Recently I faced a tough situation in my life where this behavioural pattern of mine came alive. It started when my mom called to tell me she was getting admitted in the nearby hospital for surgery to protect her from a potentially aggressive cancer. The 32-year old me first felt anger, directed at my mom for not having informed me earlier, and later at life for being unfair to me. Very soon though, anger gave way to fear and sadness as I grappled with the possibility that this could be a life-threatening situation for her. The dichotomy I experienced during this time was that I didn’t know how to express my fear and sadness, while I was easily able to express my anger by being generally irritable and snappy at people around me (including my mom). My “Be strong” driver helped me remain functional through this crisis, as I efficiently made the necessary travel arrangements and was there to support my mom through the surgery, which turned out to be successful. In a break from my usual pattern, I gave myself the permission to let a tear trickle down, as I watched my mom groan in post-operative delirium. However, the voices in my head, “She’s fine, she’s going to live. No need to cry. Be strong” instructed me to become my stone-faced self again and I obeyed. This was how I handled crisis situations.

The remnants of my mom’s cancer were to be incinerated through debilitating chemotherapy sessions over the next six months. It was around this time that I received acknowledgement from a friend that it was OK for me to feel sad and scared in this situation. With this acknowledgement, I felt the familiar un-expressed fear and sadness growing within me. What would otherwise have been a natural “Be strong” was then just exhausting. I enrolled for one-on-one sessions with a therapist, whose accepting presence and acknowledging messages like, “It is OK to cry” and “This is a stressful situation to be in”, slowly brought me in touch with my unexpressed emotions. This led to my “Be strong” dam having a welcome crack during a session with my TA training group, a space where I felt safe with permissions to express and share my emotions. I cried my heart out while I described my mom to the group and I got in touch with my sadness of seeing her in pain and my fear of losing her. I felt relieved after expressing how I really felt, for until that point in time, I was only coping by “being strong”. Consequently, I was able to connect much better with my mom and everyone else in my circle.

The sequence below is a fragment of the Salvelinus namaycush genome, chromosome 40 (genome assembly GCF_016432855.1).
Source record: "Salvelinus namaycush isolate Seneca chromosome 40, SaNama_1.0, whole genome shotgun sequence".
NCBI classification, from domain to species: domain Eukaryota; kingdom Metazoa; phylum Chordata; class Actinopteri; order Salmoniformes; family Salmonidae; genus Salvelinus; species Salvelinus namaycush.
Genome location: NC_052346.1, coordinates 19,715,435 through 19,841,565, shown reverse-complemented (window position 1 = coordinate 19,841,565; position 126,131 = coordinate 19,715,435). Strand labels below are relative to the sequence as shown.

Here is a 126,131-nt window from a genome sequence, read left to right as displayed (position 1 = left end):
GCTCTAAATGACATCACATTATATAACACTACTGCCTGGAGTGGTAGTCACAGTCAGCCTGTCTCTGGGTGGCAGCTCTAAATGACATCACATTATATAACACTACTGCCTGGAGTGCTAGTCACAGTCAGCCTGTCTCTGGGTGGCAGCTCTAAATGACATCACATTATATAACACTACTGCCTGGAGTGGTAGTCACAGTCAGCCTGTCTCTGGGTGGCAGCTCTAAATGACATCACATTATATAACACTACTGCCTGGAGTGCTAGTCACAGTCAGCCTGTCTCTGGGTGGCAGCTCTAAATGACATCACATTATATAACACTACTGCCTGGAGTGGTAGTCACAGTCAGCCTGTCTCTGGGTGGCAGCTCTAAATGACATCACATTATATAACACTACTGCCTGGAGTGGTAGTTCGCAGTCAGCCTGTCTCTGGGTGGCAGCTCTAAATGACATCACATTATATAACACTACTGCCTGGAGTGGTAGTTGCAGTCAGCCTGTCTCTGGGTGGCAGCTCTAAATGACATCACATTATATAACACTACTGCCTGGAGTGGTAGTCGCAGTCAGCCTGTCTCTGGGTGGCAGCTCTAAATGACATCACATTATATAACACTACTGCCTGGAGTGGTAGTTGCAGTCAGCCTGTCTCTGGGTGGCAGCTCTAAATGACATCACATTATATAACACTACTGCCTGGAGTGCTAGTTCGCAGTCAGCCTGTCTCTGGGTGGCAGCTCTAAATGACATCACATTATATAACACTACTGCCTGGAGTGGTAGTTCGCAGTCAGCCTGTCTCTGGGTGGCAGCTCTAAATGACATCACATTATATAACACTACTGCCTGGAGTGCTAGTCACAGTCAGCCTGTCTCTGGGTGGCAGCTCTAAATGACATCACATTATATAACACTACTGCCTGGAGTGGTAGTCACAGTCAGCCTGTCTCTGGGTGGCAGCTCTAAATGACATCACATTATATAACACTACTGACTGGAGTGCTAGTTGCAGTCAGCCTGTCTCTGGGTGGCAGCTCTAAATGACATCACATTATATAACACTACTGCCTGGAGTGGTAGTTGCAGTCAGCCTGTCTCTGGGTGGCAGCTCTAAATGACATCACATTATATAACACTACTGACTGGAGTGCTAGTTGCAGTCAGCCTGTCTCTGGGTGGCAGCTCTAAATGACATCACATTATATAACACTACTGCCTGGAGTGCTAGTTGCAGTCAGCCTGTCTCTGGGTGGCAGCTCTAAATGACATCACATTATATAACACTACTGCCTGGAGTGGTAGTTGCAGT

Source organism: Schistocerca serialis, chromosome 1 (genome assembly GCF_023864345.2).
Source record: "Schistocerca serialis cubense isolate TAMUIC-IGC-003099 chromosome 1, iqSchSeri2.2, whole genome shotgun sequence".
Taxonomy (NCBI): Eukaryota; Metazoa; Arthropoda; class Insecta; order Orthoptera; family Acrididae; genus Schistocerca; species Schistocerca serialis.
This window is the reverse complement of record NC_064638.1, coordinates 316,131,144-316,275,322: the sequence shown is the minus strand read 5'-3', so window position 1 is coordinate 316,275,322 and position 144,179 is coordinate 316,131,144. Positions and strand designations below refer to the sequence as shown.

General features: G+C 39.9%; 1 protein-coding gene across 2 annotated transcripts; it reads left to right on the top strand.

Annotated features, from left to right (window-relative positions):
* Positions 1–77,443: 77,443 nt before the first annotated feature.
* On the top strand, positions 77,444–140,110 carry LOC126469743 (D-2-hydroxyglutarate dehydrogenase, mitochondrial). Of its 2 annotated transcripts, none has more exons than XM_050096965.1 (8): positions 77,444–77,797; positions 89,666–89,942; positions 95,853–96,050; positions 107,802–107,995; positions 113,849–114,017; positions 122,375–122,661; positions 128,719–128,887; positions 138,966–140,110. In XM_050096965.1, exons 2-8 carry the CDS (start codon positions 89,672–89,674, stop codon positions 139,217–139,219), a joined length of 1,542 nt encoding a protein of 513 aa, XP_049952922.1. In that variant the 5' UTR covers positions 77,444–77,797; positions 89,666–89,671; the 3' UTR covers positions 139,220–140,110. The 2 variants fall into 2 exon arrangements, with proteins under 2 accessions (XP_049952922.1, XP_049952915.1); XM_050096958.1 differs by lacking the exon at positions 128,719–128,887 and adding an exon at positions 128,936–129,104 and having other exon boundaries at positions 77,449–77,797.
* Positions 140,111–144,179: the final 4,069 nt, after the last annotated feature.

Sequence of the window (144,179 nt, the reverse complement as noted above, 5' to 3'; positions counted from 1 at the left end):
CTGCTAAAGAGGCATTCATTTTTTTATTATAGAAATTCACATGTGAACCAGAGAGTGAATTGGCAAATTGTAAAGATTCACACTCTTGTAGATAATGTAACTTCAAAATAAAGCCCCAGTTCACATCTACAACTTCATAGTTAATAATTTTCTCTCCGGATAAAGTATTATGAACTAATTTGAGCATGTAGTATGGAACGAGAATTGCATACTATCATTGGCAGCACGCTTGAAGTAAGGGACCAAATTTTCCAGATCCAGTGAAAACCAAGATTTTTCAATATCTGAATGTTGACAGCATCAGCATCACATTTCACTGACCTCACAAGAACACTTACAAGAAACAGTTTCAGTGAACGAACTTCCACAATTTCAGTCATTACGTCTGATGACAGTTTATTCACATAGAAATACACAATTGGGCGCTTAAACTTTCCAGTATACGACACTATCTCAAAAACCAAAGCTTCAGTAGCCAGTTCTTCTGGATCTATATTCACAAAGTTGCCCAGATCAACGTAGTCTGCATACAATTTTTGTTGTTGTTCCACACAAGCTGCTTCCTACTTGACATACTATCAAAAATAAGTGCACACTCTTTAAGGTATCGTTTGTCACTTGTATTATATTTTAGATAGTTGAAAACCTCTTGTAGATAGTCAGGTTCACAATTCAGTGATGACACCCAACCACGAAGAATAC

Today, I keep checking how I feel and affirm to myself that “It’s OK to feel sad / scared”. I also accept my expression of grief and fear through my tears and I feel the relief after I express these emotions. This way I’m being real and fully available for myself and others. While I don’t get driven by my driver messages to “Be strong”, I do acknowledge them as they help me to be functional during crises. This was evident during my dad’s critical illness that closely followed my mom’s cancer. I acknowledged my fear and grief throughout my dad’s hospitalization and recovery period. I cried in environments where I felt safe (at home, in the hospital ward) and this helped me be present to the needs of my family. I did whatever was necessary in the situation, drawing on the strengths of my drivers. I also reached out to my close friends and my TA training group for help and support. I understood the significance of taking care of myself while I took care of others. This experience has thus helped me update my belief from “I cannot cry” to “I cannot cry.”



Berne, E. (1972). What Do You Say After You Say Hello? New York: Grove Press

Goulding, M. M., &Goulding, R. L. (1979). Changing lives through redecision therapy. New York: Brunner/Mazel

Kahler, T. (1975). Drivers: The Key to the Process of scripts. Transactional Analysis Journal 5(3), 280-284.

Steiner, Claude (1971). The Stroke Economy. Transactional
Journal, 1(3), pp.9-15


This article was published in the SAATA journal Vol 2. No. 1 January 2016.